At least 155 million people faced acute hunger in 2020, including 133,000 who needed urgent food to prevent widespread death from starvation -- and the outlook for 2021 is equally grim or worse, a report by 16 organisations said on Wednesday.
The report, which focuses on 55 countries that account for 97 per cent of humanitarian assistance, said the magnitude and severity of food crises last year worsened as a result of protracted conflicts, the economic fallout of the COVID-19 pandemic, and weather extremes that exacerbated “pre-existing fragilities.”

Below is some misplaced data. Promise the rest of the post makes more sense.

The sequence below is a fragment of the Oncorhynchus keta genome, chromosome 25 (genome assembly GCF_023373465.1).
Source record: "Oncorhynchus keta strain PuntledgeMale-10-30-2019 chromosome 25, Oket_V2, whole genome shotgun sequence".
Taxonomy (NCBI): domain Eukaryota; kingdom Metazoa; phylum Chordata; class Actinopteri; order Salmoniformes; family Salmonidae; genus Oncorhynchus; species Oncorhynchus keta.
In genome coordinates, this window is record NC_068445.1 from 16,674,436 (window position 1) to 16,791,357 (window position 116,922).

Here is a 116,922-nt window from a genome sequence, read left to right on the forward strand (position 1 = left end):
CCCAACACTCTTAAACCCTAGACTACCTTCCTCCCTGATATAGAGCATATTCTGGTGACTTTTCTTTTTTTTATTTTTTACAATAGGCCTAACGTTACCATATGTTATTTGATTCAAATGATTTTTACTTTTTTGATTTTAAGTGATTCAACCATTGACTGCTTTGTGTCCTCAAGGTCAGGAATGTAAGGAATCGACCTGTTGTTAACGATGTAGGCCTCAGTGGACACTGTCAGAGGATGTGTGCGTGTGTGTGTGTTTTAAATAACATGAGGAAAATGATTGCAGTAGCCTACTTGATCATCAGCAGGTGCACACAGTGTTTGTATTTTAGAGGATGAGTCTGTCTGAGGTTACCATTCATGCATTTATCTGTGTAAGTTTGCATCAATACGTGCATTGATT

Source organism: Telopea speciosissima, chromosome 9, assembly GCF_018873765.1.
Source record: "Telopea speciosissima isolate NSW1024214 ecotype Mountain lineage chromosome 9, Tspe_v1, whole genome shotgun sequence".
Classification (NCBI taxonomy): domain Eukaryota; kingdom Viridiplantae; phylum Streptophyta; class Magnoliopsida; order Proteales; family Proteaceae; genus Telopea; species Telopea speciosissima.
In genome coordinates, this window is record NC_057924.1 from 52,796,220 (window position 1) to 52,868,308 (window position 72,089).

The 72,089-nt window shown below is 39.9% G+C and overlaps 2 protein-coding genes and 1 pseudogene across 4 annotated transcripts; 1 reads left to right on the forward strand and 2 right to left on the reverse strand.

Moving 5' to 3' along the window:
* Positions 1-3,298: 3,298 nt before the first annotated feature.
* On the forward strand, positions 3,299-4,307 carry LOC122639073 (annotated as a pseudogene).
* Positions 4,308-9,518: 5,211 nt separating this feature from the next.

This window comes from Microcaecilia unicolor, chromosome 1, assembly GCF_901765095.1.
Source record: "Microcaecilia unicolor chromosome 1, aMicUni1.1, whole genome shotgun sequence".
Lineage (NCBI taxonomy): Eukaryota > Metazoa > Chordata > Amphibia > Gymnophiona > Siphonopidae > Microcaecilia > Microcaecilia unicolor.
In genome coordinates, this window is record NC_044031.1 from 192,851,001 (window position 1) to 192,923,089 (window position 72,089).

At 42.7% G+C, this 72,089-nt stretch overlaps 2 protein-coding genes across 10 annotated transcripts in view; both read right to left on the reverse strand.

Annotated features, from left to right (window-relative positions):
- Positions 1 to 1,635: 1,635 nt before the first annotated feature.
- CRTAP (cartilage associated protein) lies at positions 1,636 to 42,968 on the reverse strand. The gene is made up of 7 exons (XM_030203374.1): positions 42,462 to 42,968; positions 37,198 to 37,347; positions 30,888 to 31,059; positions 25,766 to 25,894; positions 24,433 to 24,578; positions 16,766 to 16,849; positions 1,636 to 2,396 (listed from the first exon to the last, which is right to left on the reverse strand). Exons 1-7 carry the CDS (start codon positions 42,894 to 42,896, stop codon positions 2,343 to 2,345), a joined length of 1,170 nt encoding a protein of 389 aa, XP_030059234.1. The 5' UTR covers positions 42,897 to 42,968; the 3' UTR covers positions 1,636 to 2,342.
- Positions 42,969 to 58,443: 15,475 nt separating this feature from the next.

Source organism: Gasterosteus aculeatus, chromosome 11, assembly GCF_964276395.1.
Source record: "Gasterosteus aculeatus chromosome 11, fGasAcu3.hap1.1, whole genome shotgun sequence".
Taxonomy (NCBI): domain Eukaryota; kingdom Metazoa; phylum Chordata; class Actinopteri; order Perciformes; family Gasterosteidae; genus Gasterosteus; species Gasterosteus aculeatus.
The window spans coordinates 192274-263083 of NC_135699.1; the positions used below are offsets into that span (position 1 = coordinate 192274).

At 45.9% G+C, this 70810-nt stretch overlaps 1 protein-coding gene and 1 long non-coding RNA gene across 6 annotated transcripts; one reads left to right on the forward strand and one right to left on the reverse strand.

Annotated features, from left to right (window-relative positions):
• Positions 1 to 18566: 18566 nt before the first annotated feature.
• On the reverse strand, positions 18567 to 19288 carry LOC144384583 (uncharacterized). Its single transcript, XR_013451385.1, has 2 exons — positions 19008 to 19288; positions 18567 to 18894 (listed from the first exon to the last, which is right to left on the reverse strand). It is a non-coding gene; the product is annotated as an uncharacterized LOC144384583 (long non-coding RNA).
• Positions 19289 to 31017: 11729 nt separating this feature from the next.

The 155 million people faced “crisis,” “emergency” or “catastrophe/famine” levels of food needs, an increase of around 20 million people from 2019, it said.
According to the report, two-thirds of the people in those crisis levels were in 10 countries -- Congo, Yemen, Afghanistan, Syria, Sudan, northern Nigeria, Ethiopia, South Sudan, Zimbabwe and Haiti.
The 133,000 facing starvation, death and destitution were in Burkina Faso, South Sudan and Yemen.
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